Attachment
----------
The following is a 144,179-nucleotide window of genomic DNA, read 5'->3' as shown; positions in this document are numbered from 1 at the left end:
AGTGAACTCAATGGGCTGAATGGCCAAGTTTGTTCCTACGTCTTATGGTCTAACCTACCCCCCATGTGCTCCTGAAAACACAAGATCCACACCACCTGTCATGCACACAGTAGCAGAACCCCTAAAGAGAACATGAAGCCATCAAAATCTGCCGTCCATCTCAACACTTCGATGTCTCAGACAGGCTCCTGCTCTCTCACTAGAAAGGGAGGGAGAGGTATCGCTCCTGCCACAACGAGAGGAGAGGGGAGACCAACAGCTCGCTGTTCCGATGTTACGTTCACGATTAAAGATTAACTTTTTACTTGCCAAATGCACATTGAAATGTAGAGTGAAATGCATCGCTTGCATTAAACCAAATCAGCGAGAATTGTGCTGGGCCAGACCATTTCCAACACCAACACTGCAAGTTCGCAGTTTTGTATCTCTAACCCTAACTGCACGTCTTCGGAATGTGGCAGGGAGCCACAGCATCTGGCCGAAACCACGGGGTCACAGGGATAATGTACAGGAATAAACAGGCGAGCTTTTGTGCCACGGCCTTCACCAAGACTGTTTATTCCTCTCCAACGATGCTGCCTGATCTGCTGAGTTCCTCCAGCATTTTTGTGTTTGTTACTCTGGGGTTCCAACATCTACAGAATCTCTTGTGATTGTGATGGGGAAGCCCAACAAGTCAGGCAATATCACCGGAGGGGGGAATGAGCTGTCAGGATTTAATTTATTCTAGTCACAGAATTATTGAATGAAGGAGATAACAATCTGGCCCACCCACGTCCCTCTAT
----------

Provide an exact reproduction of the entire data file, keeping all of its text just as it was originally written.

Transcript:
The following is a 144,179-nucleotide window of genomic DNA, read 5'->3' as shown; positions in this document are numbered from 1 at the left end:
AGTGAACTCAATGGGCTGAATGGCCAAGTTTGTTCCTACGTCTTATGGTCTAACCTACCCCCCATGTGCTCCTGAAAACACAAGATCCACACCACCTGTCATGCACACAGTAGCAGAACCCCTAAAGAGAACATGAAGCCATCAAAATCTGCCGTCCATCTCAACACTTCGATGTCTCAGACAGGCTCCTGCTCTCTCACTAGAAAGGGAGGGAGAGGTATCGCTCCTGCCACAACGAGAGGAGAGGGGAGACCAACAGCTCGCTGTTCCGATGTTACGTTCACGATTAAAGATTAACTTTTTACTTGCCAAATGCACATTGAAATGTAGAGTGAAATGCATCGCTTGCATTAAACCAAATCAGCGAGAATTGTGCTGGGCCAGACCATTTCCAACACCAACACTGCAAGTTCGCAGTTTTGTATCTCTAACCCTAACTGCACGTCTTCGGAATGTGGCAGGGAGCCACAGCATCTGGCCGAAACCACGGGGTCACAGGGATAATGTACAGGAATAAACAGGCGAGCTTTTGTGCCACGGCCTTCACCAAGACTGTTTATTCCTCTCCAACGATGCTGCCTGATCTGCTGAGTTCCTCCAGCATTTTTGTGTTTGTTACTCTGGGGTTCCAACATCTACAGAATCTCTTGTGATTGTGATGGGGAAGCCCAACAAGTCAGGCAATATCACCGGAGGGGGGAATGAGCTGTCAGGATTTAATTTATTCTAGTCACAGAATTATTGAATGAAGGAGATAACAATCTGGCCCACCCACGTCCCTCTAT